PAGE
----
A lot of small things such as a modified Grand National gauge pod with water temp and oil pressure gauges on the console below the radio, tachometer mounted to windshield with a GPS suction mount, some tuneup items, bumped the timing from the original 6 degrees up to 12 which made a big difference, replaced a lot of rubber vacuum and coolant lines with silicone ones, spraying antirust wax stuff everywhere I can to preserve the body, and that’s about it in the minor department.
I’ll put the transmission mount project here in the middle of smaller and larger projects. A cheap replacement mount had already sagged and bottomed out after 1000 miles, so I decided to pull my solid mount from the Sunbird, modify it to take some polyurethane bushings (I used old but unused GN upper control arm bushings I had laying around,) and see what happened. It certainly won’t be drooping anymore, but it does also add a fair amount of vibration and some noise to the cabin, especially at lower RPM. I will keep it for now and then decide if I want to live with it or come up with something quieter. Edit: After driving it this way for a while, I think it will be fine & have gotten used to it, it’s not noiseless, but not bad at all.
On to the bigger projects…
I installed a Viper 4115V remote starter over the winter to fire it up when it’s cold, but I actually still use it even now. The car has a high idle on startup, so it’s nice to give it a minute or two to settle in before taking off, so it works great for that. I soldered in all the connections and took my time with it and it works really well. The unit is tucked up by the steering column, but I need to find a way to mount it in there at some point. I have all the wiring info if it would be useful to anyone doing a first gen. J.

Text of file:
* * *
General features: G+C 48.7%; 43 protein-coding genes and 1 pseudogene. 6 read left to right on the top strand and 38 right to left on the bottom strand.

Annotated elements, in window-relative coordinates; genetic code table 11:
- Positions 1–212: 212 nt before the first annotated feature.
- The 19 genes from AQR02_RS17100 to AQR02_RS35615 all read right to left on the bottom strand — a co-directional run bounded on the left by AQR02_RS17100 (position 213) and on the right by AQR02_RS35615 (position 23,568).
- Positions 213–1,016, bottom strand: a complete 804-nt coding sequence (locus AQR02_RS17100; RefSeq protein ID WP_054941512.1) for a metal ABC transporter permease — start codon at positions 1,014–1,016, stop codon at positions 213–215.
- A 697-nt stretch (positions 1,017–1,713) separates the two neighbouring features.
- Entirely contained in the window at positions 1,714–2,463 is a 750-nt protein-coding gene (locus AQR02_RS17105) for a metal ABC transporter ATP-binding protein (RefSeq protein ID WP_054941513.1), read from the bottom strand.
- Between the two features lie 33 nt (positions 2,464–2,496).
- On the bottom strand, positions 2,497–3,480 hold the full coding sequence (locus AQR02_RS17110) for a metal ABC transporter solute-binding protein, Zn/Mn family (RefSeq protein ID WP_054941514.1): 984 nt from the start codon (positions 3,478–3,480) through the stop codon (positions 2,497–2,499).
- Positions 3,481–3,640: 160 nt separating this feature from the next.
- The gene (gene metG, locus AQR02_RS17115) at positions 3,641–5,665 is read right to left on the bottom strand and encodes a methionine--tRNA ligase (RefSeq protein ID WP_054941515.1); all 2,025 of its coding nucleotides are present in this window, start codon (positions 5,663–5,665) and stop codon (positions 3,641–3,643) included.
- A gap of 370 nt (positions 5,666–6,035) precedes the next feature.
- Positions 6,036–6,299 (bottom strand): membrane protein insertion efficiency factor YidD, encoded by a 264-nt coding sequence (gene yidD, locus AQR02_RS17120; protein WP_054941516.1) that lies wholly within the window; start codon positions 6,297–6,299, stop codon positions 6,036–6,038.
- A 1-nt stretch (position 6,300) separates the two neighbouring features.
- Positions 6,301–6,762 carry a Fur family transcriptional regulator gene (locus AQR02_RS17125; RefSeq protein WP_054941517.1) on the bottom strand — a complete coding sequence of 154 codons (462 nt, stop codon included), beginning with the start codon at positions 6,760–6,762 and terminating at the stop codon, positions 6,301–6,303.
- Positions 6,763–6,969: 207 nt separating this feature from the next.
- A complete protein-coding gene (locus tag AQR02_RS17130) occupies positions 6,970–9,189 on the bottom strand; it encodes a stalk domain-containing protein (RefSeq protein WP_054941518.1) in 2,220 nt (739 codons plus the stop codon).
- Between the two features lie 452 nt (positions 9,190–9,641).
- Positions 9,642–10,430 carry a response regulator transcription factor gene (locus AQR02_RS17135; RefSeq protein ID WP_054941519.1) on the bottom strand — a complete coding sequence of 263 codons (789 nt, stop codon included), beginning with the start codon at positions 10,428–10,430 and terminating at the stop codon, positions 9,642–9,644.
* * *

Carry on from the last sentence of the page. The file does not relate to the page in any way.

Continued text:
Next up, swapped out the small stock radiator for a second gen. larger one. Mostly just because I had it and the original was starting to leak, not because I was too concerned with cooling power, but it can only help. The plastic blockoff piece had to be removed, and 2nd gen. hoses used, but it was pretty straight forward and has been working well.
I had replaced a lot of the front suspension parts after buying the car, but not everything was new, a lot was from the old 91 Sunbird, and there are some changes between the generations that I did not know about. That being said, what I ended up with for a while was a cut spring on one side to level it off, and a “memory steer” issue that I had a hard time figuring out. To make a long story short, it ended up being bad upper strut mounts. While in there, I replaced the control arms and furnished the new ones with poly bushings (you have to buy two sets for a 2nd generation J and then use the smaller ones from each set,) and new ball joints, along with some new tie rod ends and sway bar end links. The cut spring was a temporary solution and I eventually installed some lowering springs, which make the car sit just right and look a thousand times better, especially with the larger wheels. They make a nice difference in the handling also, and with the upgrades and wider tires it hugs corners pretty well for what it is.